WORLDWIDE FOOD PRICES CONTINUE TO ROCKET UPWARD—BACK TO 2008

By Louis P. Stanasolovich, CFP®

We all know food prices have been rising rapidly, but the graph below illustrates information provided by the United Nations proves that food prices have recently exceeded the highs previously attained in late 2007 and early 2008.

Investors may recall, there were food price protesters/rioters in several countries during that time frame. What is triggering these problems again? It is simple; similar to 2007/2008, increasing incomes in the more populous emerging nations are allowing the average citizens to increase their daily caloric intakes from far less than 1,000 calorie diets to north of 1,000 calories. In some countries the caloric intake has increased by approximately 50.0% over the last five years. China and India, the world’s two most populous countries, are generally thought to be two of these countries. China and India together have 2.5 billion citizens or approximately 38.0% of the world’s 6.7 billion total population. Even if China and India’s food consumption did not increase 50.0%, their combined population would still influence world food prices. Some examples of various caloric increases are indicated in the chart below:

FOOD CONSUMPTION SCENARIOS FOR CHINA AND INDIA

Scenario
Increase Percentage

Combined Percentage Of The World’s Population

Increase In World Food Supply Needed

20.0%

38%

7.6%

30.0%

38%

11.4%

40.0%

38%

15.2%

50.0%

38%

19.0%

 

As you can see in the chart above, China and India, combined, have had a major impact on the amount of food needed worldwide, irrespective of the actual percentage increase in caloric consumption. These factors, coupled with production problems due to floods (Australia), droughts (Argentina) and fires (Russia stopped exporting grains in 2010 – in effect hoarding grains so as to minimize price increases within Russia) as well as decreases in worldwide inventories despite expansion in the production of many crops has caused prices of many food commodities to skyrocket.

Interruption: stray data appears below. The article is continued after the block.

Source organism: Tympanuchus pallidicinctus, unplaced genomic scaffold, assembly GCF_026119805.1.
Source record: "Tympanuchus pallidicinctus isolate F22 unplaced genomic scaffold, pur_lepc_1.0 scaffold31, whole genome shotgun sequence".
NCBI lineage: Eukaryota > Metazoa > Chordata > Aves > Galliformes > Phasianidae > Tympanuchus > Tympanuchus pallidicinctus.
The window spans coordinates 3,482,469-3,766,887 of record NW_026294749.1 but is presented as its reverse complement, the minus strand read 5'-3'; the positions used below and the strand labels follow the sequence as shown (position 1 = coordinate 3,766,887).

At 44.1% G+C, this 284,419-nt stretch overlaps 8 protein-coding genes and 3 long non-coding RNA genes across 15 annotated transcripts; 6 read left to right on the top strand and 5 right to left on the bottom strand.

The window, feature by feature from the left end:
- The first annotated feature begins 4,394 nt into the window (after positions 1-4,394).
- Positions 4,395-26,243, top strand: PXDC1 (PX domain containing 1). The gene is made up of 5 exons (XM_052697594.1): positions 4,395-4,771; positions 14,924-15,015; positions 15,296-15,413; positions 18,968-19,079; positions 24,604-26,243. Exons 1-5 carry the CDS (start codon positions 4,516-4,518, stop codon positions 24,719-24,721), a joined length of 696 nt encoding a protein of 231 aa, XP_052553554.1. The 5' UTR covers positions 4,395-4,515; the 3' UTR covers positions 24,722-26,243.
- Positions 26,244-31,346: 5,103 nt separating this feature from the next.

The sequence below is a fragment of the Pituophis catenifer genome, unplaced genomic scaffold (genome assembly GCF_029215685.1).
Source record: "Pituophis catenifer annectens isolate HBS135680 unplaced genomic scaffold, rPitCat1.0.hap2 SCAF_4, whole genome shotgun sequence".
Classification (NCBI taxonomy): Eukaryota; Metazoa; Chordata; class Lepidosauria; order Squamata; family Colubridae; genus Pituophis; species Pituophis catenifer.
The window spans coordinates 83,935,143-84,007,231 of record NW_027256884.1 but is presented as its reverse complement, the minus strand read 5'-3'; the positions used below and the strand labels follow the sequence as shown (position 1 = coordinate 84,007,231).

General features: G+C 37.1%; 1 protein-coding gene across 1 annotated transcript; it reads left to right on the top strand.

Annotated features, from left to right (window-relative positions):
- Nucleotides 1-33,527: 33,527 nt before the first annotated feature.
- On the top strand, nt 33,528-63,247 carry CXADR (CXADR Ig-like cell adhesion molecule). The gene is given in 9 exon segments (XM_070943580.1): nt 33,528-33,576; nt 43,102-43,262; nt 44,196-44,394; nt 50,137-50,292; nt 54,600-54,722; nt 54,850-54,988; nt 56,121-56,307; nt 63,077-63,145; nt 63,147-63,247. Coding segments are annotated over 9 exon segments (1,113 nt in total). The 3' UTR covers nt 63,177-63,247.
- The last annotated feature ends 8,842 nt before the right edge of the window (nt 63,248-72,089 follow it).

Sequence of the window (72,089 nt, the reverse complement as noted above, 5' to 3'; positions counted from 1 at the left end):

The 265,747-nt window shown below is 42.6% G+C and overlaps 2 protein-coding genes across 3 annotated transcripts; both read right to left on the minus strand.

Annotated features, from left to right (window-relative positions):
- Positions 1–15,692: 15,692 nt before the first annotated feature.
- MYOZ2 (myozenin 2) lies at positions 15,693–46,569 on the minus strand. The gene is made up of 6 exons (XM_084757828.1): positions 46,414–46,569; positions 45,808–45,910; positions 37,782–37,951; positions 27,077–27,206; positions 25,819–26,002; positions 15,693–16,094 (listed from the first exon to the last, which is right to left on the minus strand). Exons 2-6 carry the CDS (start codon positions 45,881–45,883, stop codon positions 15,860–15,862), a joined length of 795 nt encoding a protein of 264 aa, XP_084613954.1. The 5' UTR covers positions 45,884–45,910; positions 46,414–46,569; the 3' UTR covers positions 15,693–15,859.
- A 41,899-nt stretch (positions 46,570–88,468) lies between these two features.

Given that inventories are so low and crop forecasts are average at best, coupled with growing appetites, we expect demand to be greater than supply. Therefore, we expect prices to rise in 2011 by at least high single digits unless we re-enter another worldwide recession. In that scenario, demand may indeed temporarily decline as it did during the second half of 2008 and the first part of 2009. However, at this point in time it does not appear that a recession is on the horizon and especially not in the high growth emerging market countries. As a result, we expect higher prices for food commodities and especially narrow sectors, such as fertilizer companies, looking forward into 2011. We would also not be surprised if price increases continue for at least a few more years, albeit at a slower rate of increase.

Mr. Stanasolovich is the founder, CCO, CEO, and President of Legend Financial Advisors, Inc.® (Legend) and EmergingWealth Investment Management, Inc. He can be reached at (412) 635-9210 or legend@legend-financial.com

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